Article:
How To Build Your Own Indoor Climbing Wall
My son Tom has been climbing for about three years now. Over this time whilst meeting and chatting to other parents on the youth competition circuit, it became quite apparent that quite a few had training facilities or indeed climbing walls at home.
With my son competing and trying to mix it with the best climbers, this summer I decided to convert half of my double garage into a climbing wall for him. Starting out with a basic design in my head the project soon became a bit bigger and then developed into a climbing wall and den. So the project began.
To start work on the wall adjustments needed to be made to the existing roof W-frame, this meant installing a 6m metal beam. This beam was extremely heavy work but calling a favour from one of my friends we managed to do this with just two of us within an hour.(Cheers Russell!)
Once the beam was in, work started on the den which required removing the W frame. Removal of the frame was carried out section by section, the metal beam supporting the roof by bracing the rafters on either side together. Side supports which would also form the walls were installed. This was achieved by reusing the removed timber and 12mm nuts and bolts. The size of the room worked out to be approximately 3x3m.
Using the existing wooden beams chipboard flooring panels were installed and screwed down. A wooden goal post support was installed underneath the beams to give the floor of the den a little extra support. Plasterboard sheets were installed for the walls and the ceiling. Creating the entrance proved a little tricky as I wasn’t sure where to put it to least interfere with the actual climbing areas. Luckily I managed to enlist the help of my brother (cheers Martin!) who plastered the Den for me and did a fantastic job.
This left just the sealing and painting of the den and installation of some type of flooring. Luckily I managed to salvage some thin carpet from an exhibition I had been working at. However, due to its thinness, the carpet needed an underlay for which a foam material was used and had the desired effect of softening the floor.
Creating the den area took the best part of 6-8 weeks which was a lot longer than I imagined. Now the den was finished I could start on the wall in earnest.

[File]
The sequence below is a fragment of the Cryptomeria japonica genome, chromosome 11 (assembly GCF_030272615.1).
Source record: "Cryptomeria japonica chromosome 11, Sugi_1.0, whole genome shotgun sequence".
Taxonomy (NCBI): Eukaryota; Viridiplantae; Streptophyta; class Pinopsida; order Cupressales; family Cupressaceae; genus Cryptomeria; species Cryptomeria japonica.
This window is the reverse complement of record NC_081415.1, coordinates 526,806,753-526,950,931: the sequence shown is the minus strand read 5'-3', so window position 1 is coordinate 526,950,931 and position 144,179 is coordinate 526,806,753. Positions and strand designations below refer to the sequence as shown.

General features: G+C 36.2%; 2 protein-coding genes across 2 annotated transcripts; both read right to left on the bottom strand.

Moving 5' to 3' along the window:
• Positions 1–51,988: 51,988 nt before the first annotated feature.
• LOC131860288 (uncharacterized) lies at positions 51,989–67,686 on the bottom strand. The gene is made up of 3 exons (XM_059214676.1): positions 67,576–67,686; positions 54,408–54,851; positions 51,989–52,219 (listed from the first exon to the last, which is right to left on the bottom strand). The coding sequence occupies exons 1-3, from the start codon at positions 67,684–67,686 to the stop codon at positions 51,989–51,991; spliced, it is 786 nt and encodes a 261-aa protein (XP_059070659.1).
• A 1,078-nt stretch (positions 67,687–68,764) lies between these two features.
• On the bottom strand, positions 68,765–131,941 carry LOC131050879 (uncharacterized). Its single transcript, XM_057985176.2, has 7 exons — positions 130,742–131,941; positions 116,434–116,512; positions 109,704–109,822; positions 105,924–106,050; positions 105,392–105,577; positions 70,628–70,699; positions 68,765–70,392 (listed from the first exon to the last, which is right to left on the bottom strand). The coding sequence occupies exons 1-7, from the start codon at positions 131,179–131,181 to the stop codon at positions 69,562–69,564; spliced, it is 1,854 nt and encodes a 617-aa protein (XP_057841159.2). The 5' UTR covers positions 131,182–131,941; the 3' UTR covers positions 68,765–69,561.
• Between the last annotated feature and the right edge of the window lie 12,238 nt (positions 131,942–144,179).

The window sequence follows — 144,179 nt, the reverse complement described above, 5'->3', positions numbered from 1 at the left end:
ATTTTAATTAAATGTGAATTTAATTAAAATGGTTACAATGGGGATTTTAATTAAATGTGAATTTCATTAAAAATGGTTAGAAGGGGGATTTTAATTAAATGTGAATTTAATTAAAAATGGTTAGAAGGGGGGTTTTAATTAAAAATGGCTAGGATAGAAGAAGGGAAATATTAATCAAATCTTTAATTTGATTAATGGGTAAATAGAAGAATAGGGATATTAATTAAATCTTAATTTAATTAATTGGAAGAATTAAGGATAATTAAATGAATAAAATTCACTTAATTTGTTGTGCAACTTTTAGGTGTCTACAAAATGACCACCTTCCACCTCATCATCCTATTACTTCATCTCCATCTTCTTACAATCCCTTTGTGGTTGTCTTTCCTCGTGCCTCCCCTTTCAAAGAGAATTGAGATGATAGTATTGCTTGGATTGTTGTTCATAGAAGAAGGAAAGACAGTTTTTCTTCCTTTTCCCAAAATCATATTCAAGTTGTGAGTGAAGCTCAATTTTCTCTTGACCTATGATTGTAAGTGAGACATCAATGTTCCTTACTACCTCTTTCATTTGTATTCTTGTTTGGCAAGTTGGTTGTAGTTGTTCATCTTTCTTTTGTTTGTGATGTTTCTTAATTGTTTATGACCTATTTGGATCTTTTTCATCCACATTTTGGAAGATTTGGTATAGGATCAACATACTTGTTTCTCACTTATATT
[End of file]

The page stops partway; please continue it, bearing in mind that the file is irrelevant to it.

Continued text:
The Climbing Wall
Having calculated the area that would be used for climbing, some 20 sheets of 18mm plywood would be needed. Each panel would require painting with a special textured paint and undercoat. Each panel required 132 drilled holes, 132 T-nuts and 2 very small screws for each T-nut.
In total some 2640 holes with 2640 T-nuts and 5280 screws. This aspect of work was extremely time consuming. I managed to enlist the help of one of my friends to assist with this tedious task (Massive thanks to Dave!). I can approximate that each panel took 4 hours, so some two weeks of manufacturing panels over the duration of the remainder of the project. The textured paint was quite difficult to apply evenly, and the best method found by trial and error was to lay the panels on the floor and use a roller on the end of a broomstick.
Whilst doing all this, my plan for the wall was to just simply following the lines of the walls and the rafters, but this was scuppered one Saturday whilst Tom was having a lesson with a very knowledgeable climber who assured me this wasn’t the best solution. The best solution would be to create a 35 degree and 15 degree wall one for strength and one for stamina training.
Luckily I had not started the main part of the frame so the changes were easily accommodated. Using 6 by 2 wooden joists I started on the angled part of the frame, this size was used to ensure no flexing on the wall would happen when climbing. Fixing the joists to the floor was initially a problem as I found my drill not able to penetrate the concrete flooring. An SDS High Impact drill was purchased and to my relief cut through the concrete like butter! The joists were fixed to the floor using right angled heavy duty metal brackets. 10mm metal rawl through bolts were fixed into the floor and 10mm locking nuts fixing the bracket to the floor, the brackets were fixed to the joists using 10mm bolts and locking nuts along with 2 washers. On the side walls 4 by 2 wooden joists were installed as the walls here would be vertical.